Before the meeting wrapped, however, Brown reminded his team that all those those he promised would come with a price tag.
“We’re going to give you everything that we possibly can within NCAA rules,” Brown told them. “Here’s what you’ve gotta give us — your effort, a good attitude, and mental toughness. And then, you’ll develop confidence. Then you’ll learn to finish. That’s how you win games.”
TIM BREWSTER HAS MADE THE rounds since he first worked with Brown at UNC in the 1990s, from head coach at Minnesota to championship-winning recruiting guru at Florida State, but North Carolina always felt like home, so that’s where he built his dream house.
Brewster and his wife were relaxing in the pool there, enjoying a beer and talking wistfully about a day when they might really retire and enjoy the place full time when the phone buzzed. It was Brown. Brewster answered.
“We’ve got unfinished business,” Brown said.
By the time Brewster, who was on Texas A&M’s staff last year, hung up the phone, his wife had already pieced together the details, and her eyes welled with tears. They were going home.
Getting the band back together was an easy decision for Brewster, but that didn’t mean he knew if the old guard could still make great music. He loved Brown, but recruiting is a tough game, and building a program takes energy. Brewster had longed to return to UNC, but he didn’t want this to be a way to ease comfortably into retirement.
“I hadn’t been with Mack in a long time,” Brewster said. “I wondered where his head was at. Where’s the juice at?”
It was, after all, the recruiting that rankled fans the most during those final years at Texas. Or, more specifically, recruiting quarterbacks. Brown missed out on Jameis Winston and Andrew Luck and Robert Griffin III and Johnny Manziel and Baker Mayfield, all of whom thought higher of Texas than Brown seemed to think of them.
Brown hates this critique. He landed his share of talent, but injuries and bad luck kept that potential from blossoming at Texas, and plenty of other folks missed out on Manziel and Mayfield, too. He’s quick to note that the past two Heisman winners were transfers. Recruiting a great QB clearly isn’t an easy job.
“I think everybody that doesn’t end well has quarterback issues,” Brown said.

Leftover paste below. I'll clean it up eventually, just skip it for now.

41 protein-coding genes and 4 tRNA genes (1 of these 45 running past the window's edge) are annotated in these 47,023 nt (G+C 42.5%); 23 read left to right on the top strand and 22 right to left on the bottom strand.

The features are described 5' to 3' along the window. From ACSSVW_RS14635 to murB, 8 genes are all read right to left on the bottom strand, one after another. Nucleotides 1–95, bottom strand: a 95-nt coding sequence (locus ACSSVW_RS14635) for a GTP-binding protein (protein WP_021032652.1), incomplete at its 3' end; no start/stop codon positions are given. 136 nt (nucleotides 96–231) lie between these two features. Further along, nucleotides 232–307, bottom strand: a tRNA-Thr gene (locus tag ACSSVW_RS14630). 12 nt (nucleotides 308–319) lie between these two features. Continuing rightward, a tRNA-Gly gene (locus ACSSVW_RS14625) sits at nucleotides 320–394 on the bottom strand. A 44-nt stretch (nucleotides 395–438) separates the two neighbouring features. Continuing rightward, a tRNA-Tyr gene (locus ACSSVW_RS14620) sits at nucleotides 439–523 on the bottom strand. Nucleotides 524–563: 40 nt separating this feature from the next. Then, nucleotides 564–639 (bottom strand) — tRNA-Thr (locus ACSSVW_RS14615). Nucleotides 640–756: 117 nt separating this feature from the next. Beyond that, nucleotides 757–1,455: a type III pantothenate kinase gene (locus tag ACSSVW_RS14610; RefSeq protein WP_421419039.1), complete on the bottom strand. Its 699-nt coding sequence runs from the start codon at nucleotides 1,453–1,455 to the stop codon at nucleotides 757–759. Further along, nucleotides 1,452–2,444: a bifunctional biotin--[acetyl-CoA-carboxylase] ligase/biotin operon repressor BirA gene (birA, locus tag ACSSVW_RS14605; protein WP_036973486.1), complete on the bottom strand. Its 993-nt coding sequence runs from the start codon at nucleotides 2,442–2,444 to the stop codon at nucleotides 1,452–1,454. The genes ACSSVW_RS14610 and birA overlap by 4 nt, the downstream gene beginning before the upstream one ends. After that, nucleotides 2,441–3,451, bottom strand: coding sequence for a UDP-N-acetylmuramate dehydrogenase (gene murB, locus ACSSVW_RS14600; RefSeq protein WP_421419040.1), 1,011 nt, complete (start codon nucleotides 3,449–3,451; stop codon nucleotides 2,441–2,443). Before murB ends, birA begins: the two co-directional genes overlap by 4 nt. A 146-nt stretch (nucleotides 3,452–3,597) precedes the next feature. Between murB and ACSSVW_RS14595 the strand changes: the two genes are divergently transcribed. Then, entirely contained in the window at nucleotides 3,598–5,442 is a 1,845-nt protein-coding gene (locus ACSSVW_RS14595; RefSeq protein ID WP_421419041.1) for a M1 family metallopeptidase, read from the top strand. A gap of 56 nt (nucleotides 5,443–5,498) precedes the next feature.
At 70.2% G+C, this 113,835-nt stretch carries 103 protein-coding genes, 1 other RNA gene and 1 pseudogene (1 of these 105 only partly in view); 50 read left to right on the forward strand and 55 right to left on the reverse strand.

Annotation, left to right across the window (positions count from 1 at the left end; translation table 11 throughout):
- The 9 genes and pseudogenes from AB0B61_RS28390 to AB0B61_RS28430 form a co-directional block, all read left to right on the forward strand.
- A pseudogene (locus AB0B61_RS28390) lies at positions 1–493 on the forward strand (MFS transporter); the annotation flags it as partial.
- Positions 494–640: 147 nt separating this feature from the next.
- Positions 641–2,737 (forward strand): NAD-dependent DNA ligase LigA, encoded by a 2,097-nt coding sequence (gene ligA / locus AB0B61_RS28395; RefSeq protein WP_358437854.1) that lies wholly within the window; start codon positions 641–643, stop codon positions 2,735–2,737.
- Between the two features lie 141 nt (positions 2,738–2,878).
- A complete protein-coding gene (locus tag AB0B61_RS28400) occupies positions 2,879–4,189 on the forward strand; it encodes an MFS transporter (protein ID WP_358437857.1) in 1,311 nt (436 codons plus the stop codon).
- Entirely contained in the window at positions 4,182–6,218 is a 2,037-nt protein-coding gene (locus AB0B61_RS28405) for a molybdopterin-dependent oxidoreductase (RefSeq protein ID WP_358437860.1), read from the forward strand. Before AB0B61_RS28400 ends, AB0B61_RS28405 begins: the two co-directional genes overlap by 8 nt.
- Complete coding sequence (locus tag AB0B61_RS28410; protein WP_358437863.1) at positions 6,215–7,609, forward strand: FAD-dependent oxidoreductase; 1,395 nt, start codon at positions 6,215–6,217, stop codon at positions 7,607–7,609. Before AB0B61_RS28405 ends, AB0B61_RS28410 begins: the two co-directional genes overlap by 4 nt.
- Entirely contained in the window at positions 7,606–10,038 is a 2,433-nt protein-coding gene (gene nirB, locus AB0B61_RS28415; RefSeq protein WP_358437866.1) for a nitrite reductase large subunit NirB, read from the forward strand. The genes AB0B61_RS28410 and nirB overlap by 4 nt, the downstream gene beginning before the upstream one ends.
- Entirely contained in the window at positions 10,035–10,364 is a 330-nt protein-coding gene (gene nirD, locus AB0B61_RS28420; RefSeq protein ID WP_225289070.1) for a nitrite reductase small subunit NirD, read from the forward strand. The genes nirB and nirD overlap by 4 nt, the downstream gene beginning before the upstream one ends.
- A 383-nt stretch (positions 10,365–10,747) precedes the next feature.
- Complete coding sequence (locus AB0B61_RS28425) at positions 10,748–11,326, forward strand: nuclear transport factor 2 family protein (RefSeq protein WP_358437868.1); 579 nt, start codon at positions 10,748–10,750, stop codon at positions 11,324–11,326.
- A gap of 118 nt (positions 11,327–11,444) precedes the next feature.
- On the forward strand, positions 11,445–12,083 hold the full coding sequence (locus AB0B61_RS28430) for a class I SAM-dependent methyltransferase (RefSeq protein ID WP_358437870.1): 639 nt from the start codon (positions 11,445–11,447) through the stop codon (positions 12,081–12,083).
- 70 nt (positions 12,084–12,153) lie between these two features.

If there was concern that Brown had lost his touch, however, that first recruiting trip offered an answer for Brewster. Brown and Brewster cruised the backroads of North Carolina without a GPS. They knew the routes by instinct. They’d pull into a driveway, knock on a door, and a switch would flip. Brown wasn’t a 67-year-old looking to reclaim his glory days. He was a magician.
“Nobody in America works a home like Mack Brown,” Brewster said.
UNC’s 2019 class finished 35th in ESPN’s rankings, but managed to snag some big-name talent, including luring four-star QB Sam Howell away from Florida State. So far, the 2020 class looks far better, poised to become the Tar Heels’ best haul since 2013.
By the time they returned to campus after that first road trip, Brewster’s doubts were assuaged. No, this wasn’t the same guy he’d coached with two decades before. This was a new Mack Brown, a guy with all the old charm and wit and insight, but with a drive and determination that inspired something Brewster hadn’t felt in a while.
“It’s a whole lot of passion and love and a burning desire to make this place great again,” Brewster said.
BROWN’S LAST SEASON AT TEXAS ended with eight wins. In Austin, that gets a coach fired. In Chapel Hill in 2019, it would be a minor miracle. Still, the echoes of those final seasons with the Longhorns linger for Brown.
Truth is, by the time the administration at Texas provided his pink slip, Brown was ready to move on, too. Coaching had stopped being fun. The losses were devastating, he said. The wins, simply relief.
There are things he regrets, of course.
Brown laments being labeled a CEO. The critics said he was aloof, out of touch with what was happening inside his locker room. What he meant, however, was that his fingerprints were on everything.
That distinction was crystalized early at UNC.
Brown noticed the ketchup bottles in the lunch room weren’t being refilled often enough, so he had a talk with the staff. He hated that only two of the elevators in the football building were furnished with bright Carolina blue welcome mats, and even those were only unfurled on the weekends. “We recruit every day,” he told the maintenance crew.
Brown’s rulebook is thin, but what’s inside is strictly enforced.
Late for a meeting? Get locked out of the meeting room.